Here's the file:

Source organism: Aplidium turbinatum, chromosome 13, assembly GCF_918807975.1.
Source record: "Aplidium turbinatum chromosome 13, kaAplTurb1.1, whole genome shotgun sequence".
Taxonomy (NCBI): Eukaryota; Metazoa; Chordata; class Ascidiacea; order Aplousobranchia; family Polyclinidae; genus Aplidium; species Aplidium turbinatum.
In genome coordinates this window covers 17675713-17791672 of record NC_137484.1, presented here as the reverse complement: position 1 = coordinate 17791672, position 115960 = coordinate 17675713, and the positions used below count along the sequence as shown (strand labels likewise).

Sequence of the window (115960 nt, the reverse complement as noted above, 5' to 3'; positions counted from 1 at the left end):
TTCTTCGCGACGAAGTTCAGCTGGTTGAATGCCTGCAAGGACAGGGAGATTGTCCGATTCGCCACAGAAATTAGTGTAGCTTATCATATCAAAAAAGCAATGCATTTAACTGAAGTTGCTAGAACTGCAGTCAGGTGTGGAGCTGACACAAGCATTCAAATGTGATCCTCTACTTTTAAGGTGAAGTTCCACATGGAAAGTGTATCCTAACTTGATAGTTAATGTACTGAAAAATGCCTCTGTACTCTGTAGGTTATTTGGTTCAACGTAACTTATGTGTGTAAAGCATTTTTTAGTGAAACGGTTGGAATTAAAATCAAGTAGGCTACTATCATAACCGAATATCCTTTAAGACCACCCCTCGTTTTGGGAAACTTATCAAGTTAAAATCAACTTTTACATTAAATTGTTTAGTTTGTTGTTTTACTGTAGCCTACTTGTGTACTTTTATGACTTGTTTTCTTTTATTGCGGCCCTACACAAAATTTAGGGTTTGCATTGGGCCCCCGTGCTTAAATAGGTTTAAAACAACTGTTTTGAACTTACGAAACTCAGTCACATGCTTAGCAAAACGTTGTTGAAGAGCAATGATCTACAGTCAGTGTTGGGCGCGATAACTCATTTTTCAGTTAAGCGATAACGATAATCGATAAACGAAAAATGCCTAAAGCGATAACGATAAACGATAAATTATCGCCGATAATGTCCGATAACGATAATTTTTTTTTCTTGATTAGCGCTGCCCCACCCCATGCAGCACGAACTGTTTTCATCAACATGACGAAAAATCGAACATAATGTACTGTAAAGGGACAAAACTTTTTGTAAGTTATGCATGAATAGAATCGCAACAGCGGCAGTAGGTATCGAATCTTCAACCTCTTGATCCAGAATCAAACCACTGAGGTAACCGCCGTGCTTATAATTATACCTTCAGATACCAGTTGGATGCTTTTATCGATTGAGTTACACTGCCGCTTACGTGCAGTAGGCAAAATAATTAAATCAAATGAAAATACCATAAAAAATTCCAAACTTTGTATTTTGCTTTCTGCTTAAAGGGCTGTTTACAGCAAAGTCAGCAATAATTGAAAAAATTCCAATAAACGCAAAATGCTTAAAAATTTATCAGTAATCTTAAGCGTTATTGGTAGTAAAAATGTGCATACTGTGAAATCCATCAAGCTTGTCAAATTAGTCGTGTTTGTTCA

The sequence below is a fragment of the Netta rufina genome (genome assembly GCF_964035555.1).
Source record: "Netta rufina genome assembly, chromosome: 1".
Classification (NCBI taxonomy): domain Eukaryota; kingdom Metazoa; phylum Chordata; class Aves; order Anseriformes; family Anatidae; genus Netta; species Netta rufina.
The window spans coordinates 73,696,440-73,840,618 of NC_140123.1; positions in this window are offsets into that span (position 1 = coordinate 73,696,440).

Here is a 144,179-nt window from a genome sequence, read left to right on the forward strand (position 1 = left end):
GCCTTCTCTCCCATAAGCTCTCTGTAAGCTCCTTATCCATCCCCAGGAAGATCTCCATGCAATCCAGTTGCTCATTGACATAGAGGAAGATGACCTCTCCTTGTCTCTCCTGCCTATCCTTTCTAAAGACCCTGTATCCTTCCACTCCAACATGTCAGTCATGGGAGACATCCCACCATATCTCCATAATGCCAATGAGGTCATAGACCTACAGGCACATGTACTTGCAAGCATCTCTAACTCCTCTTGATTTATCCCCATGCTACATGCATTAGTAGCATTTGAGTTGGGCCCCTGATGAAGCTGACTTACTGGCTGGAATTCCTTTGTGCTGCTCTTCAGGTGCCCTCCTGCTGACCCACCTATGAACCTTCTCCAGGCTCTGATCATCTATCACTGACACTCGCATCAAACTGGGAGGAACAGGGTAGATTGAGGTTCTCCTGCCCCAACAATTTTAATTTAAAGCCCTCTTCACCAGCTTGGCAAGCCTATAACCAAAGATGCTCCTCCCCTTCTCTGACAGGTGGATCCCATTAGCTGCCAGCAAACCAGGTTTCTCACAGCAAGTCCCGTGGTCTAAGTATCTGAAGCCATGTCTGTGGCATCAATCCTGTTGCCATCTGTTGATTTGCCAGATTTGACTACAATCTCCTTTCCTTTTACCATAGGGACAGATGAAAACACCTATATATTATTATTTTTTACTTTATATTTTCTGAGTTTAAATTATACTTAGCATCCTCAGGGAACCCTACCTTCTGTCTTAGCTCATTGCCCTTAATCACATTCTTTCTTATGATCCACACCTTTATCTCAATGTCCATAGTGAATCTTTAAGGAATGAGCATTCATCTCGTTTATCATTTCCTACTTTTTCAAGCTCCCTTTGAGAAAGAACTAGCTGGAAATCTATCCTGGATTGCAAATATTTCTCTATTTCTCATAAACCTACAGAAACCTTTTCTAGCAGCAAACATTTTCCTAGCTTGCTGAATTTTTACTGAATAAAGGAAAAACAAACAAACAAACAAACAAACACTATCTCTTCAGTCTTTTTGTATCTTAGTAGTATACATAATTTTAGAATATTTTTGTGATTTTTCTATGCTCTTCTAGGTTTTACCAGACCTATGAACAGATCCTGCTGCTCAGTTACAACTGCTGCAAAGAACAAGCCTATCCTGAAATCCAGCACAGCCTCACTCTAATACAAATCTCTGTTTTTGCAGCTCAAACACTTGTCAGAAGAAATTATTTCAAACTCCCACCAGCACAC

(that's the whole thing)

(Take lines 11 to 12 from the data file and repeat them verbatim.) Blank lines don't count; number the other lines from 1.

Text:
Here is a 144,179-nt window from a genome sequence, read left to right on the forward strand (position 1 = left end):
GCCTTCTCTCCCATAAGCTCTCTGTAAGCTCCTTATCCATCCCCAGGAAGATCTCCATGCAATCCAGTTGCTCATTGACATAGAGGAAGATGACCTCTCCTTGTCTCTCCTGCCTATCCTTTCTAAAGACCCTGTATCCTTCCACTCCAACATGTCAGTCATGGGAGACATCCCACCATATCTCCATAATGCCAATGAGGTCATAGACCTACAGGCACATGTACTTGCAAGCATCTCTAACTCCTCTTGATTTATCCCCATGCTACATGCATTAGTAGCATTTGAGTTGGGCCCCTGATGAAGCTGACTTACTGGCTGGAATTCCTTTGTGCTGCTCTTCAGGTGCCCTCCTGCTGACCCACCTATGAACCTTCTCCAGGCTCTGATCATCTATCACTGACACTCGCATCAAACTGGGAGGAACAGGGTAGATTGAGGTTCTCCTGCCCCAACAATTTTAATTTAAAGCCCTCTTCACCAGCTTGGCAAGCCTATAACCAAAGATGCTCCTCCCCTTCTCTGACAGGTGGATCCCATTAGCTGCCAGCAAACCAGGTTTCTCACAGCAAGTCCCGTGGTCTAAGTATCTGAAGCCATGTCTGTGGCATCAATCCTGTTGCCATCTGTTGATTTGCCAGATTTGACTACAATCTCCTTTCCTTTTACCATAGGGACAGATGAAAACACCTATATATTATTATTTTTTACTTTATATTTTCTGAGTTTAAATTATACTTAGCATCCTCAGGGAACCCTACCTTCTGTCTTAGCTCATTGCCCTTAATCACATTCTTTCTTATGATCCACACCTTTATCTCAATGTCCATAGTGAATCTTTAAGGAATGAGCATTCATCTCGTTTATCATTTCCTACTTTTTCAAGCTCCCTTTGAGAAAGAACTAGCTGGAAATCTATCCTGGATTGCAAATATTTCTCTATTTCTCATAAACCTACAGAAACCTTTTCTAGCAGCAAACATTTTCCTAGCTTGCTGAATTTTTACTGAATAAAGGAAAAACAAACAAACAAACAAACAAACACTATCTCTTCAGTCTTTTTGTATCTTAGTAGTATACATAATTTTAGAATATTTTTGTGATTTTTCTATGCTCTTCTAGGTTTTACCAGACCTATGAACAGATCCTGCTGCTCAGTTACAACTGCTGCAAAGAACAAGCCTATCCTGAAATCCAGCACAGCCTCACTCTAATACAAATCTCTGTTTTTGCAGCTCAAACACTTGTCAGAAGAAATTATTTCAAACTCCCACCAGCACAC